Death penalty limbo [Editorial]

Our view: With prospects for O'Malley to commute capital sentences uncertain, those running to replace him should address the issue of Md.'s death row

April 29, 2014

The continued existence of Maryland's death row a year after the General Assembly abolished capital punishment was brought into question by two events this month, one obvious and one less so. The first is the death, apparently of natural causes, of one of the five inmates put in limbo after the death penalty repeal, John Booth-el. As a result, advocates are renewing their questions about whether it would be appropriate for Maryland to go forward with executions now that the legislature has found the death penalty inappropriate.

The second occurred far away in Concord, N.H. That state's House of Representatives overwhelmingly passed a bill to repeal the death penalty this spring, and Gov. Maggie Hassan said she would sign it. But the measure deadlocked in the Senate on a 12-12 tie. The issue: What would happen to the one man — a notorious cop killer — on New Hampshire's death row? The bill explicitly said it did not apply retroactively, but some voted against it anyway on the grounds that it seemed inconceivable that the state would execute someone after repealing the death penalty.

Indeed, it appears that no state has ever done that, though three — Maryland, Connecticut and New Mexico — are now in a position where they could. When Maryland's General Assembly passed the death penalty repeal last year, backers did not pursue the idea of retroactivity. The legality of such an attempt was unclear altogether under the separation of powers in the state constitution, and even if it was possible, advocates were unsure if the penalty of life without the possibility of parole could be imposed through legislation because that punishment did not exist in Maryland law when some of the death row inmates were sentenced. Instead, death penalty foes concluded that the better way to address it would be through the governor's broad powers of pardons and commutations.

O'Malley's role

One would think that Gov. Martin O'Malley, a strong opponent of capital punishment who repeatedly testified on the issue before the legislature, would be a natural to do what governors in Illinois and New Jersey did and immediately commute the existing death sentences in the state. Opponents of the bill, after recounting the grisly details of the murders those men committed, argued on the floor of the Senate that he would do just that.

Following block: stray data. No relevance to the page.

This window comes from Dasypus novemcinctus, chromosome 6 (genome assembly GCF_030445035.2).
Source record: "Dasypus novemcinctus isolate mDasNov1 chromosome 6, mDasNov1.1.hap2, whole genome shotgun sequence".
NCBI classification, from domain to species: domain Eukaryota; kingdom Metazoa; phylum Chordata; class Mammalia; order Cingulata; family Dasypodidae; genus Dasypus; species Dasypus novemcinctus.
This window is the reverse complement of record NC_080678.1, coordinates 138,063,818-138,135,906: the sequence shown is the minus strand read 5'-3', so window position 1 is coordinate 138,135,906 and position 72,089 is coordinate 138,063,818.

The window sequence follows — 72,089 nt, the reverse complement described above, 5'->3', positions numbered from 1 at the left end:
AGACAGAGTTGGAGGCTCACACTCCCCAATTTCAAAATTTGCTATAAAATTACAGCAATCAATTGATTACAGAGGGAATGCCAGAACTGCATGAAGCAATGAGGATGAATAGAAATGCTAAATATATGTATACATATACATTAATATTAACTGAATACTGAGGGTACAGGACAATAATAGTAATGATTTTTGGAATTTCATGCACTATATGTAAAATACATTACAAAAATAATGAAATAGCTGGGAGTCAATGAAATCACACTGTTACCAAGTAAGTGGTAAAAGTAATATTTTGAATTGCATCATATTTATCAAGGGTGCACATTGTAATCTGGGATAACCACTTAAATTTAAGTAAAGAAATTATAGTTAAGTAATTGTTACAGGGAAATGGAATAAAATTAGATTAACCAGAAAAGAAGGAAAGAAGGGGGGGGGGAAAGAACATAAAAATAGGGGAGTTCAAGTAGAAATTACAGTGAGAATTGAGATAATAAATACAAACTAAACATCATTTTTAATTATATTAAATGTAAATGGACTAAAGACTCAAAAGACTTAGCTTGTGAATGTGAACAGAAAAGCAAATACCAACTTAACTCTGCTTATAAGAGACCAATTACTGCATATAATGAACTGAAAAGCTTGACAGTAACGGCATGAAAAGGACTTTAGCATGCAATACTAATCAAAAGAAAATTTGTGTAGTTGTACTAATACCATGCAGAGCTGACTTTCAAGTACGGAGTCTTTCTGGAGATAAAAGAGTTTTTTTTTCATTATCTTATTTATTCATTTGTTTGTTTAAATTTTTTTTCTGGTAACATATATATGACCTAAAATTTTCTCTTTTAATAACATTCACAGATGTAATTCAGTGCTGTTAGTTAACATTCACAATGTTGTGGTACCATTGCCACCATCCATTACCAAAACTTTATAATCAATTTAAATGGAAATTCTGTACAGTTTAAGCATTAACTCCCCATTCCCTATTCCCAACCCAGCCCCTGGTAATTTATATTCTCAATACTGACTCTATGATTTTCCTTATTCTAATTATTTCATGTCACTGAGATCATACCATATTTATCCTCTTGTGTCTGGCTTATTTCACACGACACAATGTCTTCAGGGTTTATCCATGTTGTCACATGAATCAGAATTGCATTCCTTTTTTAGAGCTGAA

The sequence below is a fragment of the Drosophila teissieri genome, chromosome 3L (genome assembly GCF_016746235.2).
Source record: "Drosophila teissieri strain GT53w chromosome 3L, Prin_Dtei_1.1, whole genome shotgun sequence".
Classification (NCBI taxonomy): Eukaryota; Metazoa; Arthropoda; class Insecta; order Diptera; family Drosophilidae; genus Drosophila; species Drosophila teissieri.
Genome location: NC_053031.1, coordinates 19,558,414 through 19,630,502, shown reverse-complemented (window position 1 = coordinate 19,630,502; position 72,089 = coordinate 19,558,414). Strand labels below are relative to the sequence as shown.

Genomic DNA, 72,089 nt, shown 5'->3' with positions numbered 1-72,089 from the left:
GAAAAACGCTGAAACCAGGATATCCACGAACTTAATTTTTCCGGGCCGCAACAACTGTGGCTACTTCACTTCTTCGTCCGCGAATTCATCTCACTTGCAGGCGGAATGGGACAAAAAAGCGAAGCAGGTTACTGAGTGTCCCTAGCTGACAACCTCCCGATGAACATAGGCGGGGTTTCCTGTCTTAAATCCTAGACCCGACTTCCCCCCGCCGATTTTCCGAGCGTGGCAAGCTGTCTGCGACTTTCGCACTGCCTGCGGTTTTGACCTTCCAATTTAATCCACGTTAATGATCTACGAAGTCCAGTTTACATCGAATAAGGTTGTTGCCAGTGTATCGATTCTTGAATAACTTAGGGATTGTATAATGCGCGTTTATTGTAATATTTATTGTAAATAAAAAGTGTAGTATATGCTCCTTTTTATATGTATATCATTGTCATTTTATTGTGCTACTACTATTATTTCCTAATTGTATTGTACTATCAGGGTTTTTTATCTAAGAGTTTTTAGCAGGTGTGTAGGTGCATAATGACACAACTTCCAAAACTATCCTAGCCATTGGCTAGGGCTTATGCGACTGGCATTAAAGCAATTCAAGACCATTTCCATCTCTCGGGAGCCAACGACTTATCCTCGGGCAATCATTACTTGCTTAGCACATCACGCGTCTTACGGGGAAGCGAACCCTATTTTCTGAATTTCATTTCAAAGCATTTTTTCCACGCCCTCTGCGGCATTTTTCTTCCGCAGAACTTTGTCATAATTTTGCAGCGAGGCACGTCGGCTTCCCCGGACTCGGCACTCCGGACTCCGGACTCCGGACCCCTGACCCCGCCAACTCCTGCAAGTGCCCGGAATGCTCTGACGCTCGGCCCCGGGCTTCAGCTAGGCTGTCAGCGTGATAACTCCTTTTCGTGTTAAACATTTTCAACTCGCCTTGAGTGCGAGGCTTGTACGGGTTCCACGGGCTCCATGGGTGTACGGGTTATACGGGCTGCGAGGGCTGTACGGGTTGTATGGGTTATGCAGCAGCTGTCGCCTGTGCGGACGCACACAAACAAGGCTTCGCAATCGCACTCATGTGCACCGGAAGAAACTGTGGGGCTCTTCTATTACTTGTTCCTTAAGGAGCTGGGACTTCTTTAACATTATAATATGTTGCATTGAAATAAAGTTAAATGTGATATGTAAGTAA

But he hasn't. In fact, he's said nothing on the topic at all other than that he will review commutation requests on a case-by-case basis. Given the way commutations typically work in Maryland, that's not much of an answer.

The standard procedure is for commutation requests to be vetted first by the Maryland Parole Commission. If a majority of its members support a commutation (in these case, presumably we're talking about converting a sentence of death to one of life without the possibility of parole), its sends the recommendation to the governor. A recent law requires the governor to act on the commission's parole recommendations within 180 days — prior to that, he had been letting many recommendations languish with no decision at all. Though the law doesn't specifically address commutations, Parole Commission Chairman David R. Blumberg said Mr. O'Malley has been observing that deadline in those cases as well.

Whether any of the four remaining death row cases have gone through that process, we may never know. Parole recommendations are public under Maryland law, but commutation recommendations are not. Perhaps Mr. O'Malley will have the opportunity to review these cases through the normal procedure before he leaves office, but it wouldn't be surprising if he didn't.

There's a strong case to be made that the normal procedure is not appropriate in this circumstance. Whether to recommend commutation of these four sentences involves policy questions that are different from what the parole commission is usually tasked with considering. This is a clear instance in which the governor should be intervening to set the direction for how these cases should be handled, but all indications are that he isn't and doesn't intend to. In as much as he has been vocal in his moral and practical objections to capital punishment, he has also long projected a tough-on-crime image. Given his flirtation with a run for the presidency, it seems altogether conceivable that if he can avoid making a decision on this issue, he will.

The next governor

That raises the possibility that the matter will land in the lap of Maryland's next governor, and as such, it should become an issue in the current campaign. Lt. Gov. Anthony G. Brown and Del. Heather Mizeur both worked to repeal the death penalty, and Ms. Mizeur has specifically urged the commutation of the existing death sentences to life without parole. Their fellow Democrat, Attorney General Douglas F. Gansler, opposed the repeal. A spokeswoman said he would review each of these cases individually.

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